I had an appointment on Monday, and as I walked through the office I noticed an empty desk with an[amazon_link id=”B000VDTEDA” target=”_blank” container=”” container_class=”” ] exercise ball[/amazon_link] where the desk chair should be.  It would seem someone has been reading up on the negative effects sitting can have on a person’s body.  Some folks argue that sitting on an unstable surface will minimize the reported negative effects of sitting at a desk all day.

When I passed back by the empty office on my way out, I saw someone sitting on the ball.

Like this:

(Please note that this is me.  Not her.  Also note that this was at the end of a long day and given that I was wearing neither makeup nor a bra, I opted for a side shot.  Oh, and I hadn’t showered in a day.  Or two.  Seriously, I just had to get this post out there and it couldn’t wait for hygiene.)

See my scrunched up shoulders?  (Hers were actually more rounded than that.)  Most importantly, see what I am actually sitting on?  I’m rocked back on my tailbone and – let’s be honest – it ain’t pretty.

Not only is this not too pretty, it’s not healthy, either.  Tucking my pelvis under to sit shortens the length between my sacrum and my pubic symphysis.  This position can, over time, weaken my pelvic floor.

And what does a weak pelvic floor mean?  Tinkling when you sneeze, a compromised core, and eventually a possible organ prolapse.

This stuff matters.

When you sit, you should sit on your ischial tuberosities.  (They’re also known as the sitz bones.  Or the “sitting bones.”  For good reason.

My favorite biomechanist Katy Bowman has a great (short!) YouTube video showing the difference between sitting in a pelvic tuck on your sacrum and sitting the way your body was designed to sit.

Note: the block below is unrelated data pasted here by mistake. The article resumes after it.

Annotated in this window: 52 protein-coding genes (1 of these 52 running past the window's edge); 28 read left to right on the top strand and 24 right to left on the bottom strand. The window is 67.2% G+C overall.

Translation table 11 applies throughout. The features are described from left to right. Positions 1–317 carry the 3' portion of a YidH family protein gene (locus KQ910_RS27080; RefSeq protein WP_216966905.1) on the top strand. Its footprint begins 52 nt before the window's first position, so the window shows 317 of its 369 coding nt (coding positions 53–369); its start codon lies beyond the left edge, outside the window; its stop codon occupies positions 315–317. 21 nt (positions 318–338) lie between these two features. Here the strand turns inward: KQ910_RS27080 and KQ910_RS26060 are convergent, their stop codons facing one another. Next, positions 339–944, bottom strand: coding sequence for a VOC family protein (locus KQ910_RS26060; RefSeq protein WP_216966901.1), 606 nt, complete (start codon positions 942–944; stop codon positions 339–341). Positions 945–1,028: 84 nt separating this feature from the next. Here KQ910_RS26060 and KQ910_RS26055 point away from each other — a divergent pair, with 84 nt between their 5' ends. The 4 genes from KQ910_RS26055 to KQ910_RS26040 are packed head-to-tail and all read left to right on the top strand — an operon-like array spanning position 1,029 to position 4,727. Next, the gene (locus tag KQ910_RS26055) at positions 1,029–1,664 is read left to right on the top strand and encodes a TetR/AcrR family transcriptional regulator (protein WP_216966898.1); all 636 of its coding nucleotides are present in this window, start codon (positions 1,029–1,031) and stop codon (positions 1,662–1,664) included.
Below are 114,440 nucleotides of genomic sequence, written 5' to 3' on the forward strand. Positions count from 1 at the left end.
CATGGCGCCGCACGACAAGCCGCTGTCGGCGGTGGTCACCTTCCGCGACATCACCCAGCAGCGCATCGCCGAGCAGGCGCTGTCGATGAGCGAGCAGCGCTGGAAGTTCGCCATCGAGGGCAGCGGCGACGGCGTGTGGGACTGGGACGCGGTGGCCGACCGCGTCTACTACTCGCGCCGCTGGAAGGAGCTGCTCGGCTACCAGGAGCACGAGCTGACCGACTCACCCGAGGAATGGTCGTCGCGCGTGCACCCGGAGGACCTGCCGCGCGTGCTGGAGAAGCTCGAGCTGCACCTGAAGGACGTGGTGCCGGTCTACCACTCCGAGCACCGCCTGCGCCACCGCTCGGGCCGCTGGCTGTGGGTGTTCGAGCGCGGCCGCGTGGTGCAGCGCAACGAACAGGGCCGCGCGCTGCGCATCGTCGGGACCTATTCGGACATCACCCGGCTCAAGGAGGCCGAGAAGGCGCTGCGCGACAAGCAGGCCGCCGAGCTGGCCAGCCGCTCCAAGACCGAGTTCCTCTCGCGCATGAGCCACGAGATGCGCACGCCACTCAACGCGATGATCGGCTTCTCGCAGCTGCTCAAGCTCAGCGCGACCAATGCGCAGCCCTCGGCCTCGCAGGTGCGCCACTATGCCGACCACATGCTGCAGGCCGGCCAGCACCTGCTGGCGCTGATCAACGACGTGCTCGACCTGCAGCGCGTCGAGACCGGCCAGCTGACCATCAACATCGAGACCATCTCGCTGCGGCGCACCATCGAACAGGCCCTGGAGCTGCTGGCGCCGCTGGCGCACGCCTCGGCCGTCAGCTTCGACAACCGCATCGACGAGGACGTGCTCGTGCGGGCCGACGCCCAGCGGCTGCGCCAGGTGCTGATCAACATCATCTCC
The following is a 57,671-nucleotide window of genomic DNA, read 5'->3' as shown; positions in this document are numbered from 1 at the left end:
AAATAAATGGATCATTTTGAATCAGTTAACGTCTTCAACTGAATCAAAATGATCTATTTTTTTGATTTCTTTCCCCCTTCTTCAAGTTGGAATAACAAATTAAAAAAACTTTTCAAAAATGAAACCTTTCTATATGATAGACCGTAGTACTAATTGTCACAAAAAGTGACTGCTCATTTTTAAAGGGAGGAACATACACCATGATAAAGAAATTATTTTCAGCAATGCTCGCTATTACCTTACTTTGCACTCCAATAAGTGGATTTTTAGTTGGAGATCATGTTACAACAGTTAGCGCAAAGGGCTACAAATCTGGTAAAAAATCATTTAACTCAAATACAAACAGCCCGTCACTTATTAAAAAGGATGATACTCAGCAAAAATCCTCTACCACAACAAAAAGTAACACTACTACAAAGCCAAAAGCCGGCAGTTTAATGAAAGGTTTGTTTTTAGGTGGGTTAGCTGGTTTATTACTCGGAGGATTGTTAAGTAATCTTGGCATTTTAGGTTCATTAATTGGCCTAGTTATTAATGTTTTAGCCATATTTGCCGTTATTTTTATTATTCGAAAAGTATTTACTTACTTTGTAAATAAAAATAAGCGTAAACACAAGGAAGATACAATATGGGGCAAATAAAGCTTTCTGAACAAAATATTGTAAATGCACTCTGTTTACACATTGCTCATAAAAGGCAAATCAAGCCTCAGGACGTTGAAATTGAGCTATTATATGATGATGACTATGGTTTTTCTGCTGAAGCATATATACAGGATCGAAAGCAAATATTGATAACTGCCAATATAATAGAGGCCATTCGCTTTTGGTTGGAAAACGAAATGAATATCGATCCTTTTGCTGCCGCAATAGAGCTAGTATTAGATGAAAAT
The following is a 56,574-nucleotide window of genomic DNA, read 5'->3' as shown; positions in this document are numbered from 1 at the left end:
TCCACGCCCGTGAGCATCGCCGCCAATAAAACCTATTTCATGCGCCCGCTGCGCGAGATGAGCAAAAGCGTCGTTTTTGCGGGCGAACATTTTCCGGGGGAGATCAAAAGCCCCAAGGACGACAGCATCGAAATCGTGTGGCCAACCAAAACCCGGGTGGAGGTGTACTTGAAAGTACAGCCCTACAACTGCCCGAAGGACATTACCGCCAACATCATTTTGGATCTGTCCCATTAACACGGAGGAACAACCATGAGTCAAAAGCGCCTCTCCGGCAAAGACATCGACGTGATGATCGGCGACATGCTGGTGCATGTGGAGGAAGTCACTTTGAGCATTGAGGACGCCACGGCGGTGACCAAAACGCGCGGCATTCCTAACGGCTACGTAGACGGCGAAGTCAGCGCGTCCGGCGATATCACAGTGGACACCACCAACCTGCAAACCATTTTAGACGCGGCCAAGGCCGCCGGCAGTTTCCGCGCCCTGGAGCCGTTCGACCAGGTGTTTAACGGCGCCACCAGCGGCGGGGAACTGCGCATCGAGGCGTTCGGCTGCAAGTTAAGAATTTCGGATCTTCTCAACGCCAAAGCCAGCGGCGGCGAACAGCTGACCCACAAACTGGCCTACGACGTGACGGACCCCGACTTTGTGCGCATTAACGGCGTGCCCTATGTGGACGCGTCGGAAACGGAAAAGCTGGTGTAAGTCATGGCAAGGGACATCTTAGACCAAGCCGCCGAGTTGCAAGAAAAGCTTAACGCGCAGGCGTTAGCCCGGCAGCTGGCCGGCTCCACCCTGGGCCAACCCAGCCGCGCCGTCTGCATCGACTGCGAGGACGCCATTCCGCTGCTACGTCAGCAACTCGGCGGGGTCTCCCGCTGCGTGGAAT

Here I am, sitting the way my body is supposed to sit:


I mean, I don’t have to convince you that that looks better, right?  (Also, like how I was faux typing in this pic?)

If you have five minutes, give one other video from Katy a look.  It’s called “Pelvic Floor Demystified” and in it, she shows you why excessive Kegels won’t cut it for long term pelvic floor health.

You’ll also see why sitting on your sacrum can be so damaging.

Remember – sitting on a dynamic surface won’t do you a lick of good if you’re in a position that improperly distributes your load.  So, rock that pelvis into the position and sit on those sitz bones.

Or, even better, STAND UP!



4 Responses to “Sitting On Your Bones the Wrong Way”

  1. on 31 Jan 2013 at 10:15 amK

    Love this! I’ve been sitting on a ball like this at work for about 6 months now. Since I sit all day long I can tell a difference. I sit with better posture. Due to the way my desk is I can’t lean over the bad way. My keyboard/mouse is on a tray that pulls out from underneath my desk so ergonomically my arms are at a 90 degree angle when I type and my legs are at 90 degrees as I sit on the ball. If I even try and sit the wrong way I become unbalanced on the ball. I seem to be constantly moving on the ball. My legs/feet are less swollen at the end of the day. And I love bending over backwards and stretching over the ball like a backbend. Completely rejuvenates me.

  2. on 31 Jan 2013 at 10:23 amKristine Rudolph

    I should have popped over and snapped a pic of YOU then! 😉

    Don’t be surprised to find me over there for a surprise “alignment check”!

  3. on 31 Jan 2013 at 10:34 amJenny Williams

    This is so helpful and a great reminder. Since I am at a desk on average for at least 8 hours a day I really need to be reminded of the proper way to sit and even better trying to stand during conference calls as much as possible. Thank you!

  4. […] I wrote a blog piece on that already, so I won’t belabor the point.  But be mindful to untuck your pelvis as you sit.  Katy Bowman of Aligned and Well recently asked on Facebook, if the object on which you were sitting were to disappear at this moment, would you still be sitting or would you collapse?  If the latter, then you need to adjust. […]

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